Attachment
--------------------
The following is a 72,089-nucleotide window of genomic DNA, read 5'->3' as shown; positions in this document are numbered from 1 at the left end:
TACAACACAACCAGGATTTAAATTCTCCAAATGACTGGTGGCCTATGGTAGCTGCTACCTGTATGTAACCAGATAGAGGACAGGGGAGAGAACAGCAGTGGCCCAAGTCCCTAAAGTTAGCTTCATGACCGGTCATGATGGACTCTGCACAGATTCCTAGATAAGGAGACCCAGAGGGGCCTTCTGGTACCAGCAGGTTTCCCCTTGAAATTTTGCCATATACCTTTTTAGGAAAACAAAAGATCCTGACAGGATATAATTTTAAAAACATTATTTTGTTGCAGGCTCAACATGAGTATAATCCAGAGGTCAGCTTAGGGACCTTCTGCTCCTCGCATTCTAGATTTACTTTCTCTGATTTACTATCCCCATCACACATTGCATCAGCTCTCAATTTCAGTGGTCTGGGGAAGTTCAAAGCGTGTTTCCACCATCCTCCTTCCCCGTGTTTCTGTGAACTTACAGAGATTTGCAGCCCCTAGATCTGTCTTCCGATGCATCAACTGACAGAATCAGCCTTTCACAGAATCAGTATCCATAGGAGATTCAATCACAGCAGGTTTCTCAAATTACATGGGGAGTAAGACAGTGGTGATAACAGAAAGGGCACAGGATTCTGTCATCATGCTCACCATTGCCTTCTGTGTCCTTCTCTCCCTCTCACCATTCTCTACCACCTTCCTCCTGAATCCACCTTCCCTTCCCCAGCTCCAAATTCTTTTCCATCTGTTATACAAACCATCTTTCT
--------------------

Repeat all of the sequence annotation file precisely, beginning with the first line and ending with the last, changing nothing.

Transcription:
The following is a 72,089-nucleotide window of genomic DNA, read 5'->3' as shown; positions in this document are numbered from 1 at the left end:
TACAACACAACCAGGATTTAAATTCTCCAAATGACTGGTGGCCTATGGTAGCTGCTACCTGTATGTAACCAGATAGAGGACAGGGGAGAGAACAGCAGTGGCCCAAGTCCCTAAAGTTAGCTTCATGACCGGTCATGATGGACTCTGCACAGATTCCTAGATAAGGAGACCCAGAGGGGCCTTCTGGTACCAGCAGGTTTCCCCTTGAAATTTTGCCATATACCTTTTTAGGAAAACAAAAGATCCTGACAGGATATAATTTTAAAAACATTATTTTGTTGCAGGCTCAACATGAGTATAATCCAGAGGTCAGCTTAGGGACCTTCTGCTCCTCGCATTCTAGATTTACTTTCTCTGATTTACTATCCCCATCACACATTGCATCAGCTCTCAATTTCAGTGGTCTGGGGAAGTTCAAAGCGTGTTTCCACCATCCTCCTTCCCCGTGTTTCTGTGAACTTACAGAGATTTGCAGCCCCTAGATCTGTCTTCCGATGCATCAACTGACAGAATCAGCCTTTCACAGAATCAGTATCCATAGGAGATTCAATCACAGCAGGTTTCTCAAATTACATGGGGAGTAAGACAGTGGTGATAACAGAAAGGGCACAGGATTCTGTCATCATGCTCACCATTGCCTTCTGTGTCCTTCTCTCCCTCTCACCATTCTCTACCACCTTCCTCCTGAATCCACCTTCCCTTCCCCAGCTCCAAATTCTTTTCCATCTGTTATACAAACCATCTTTCT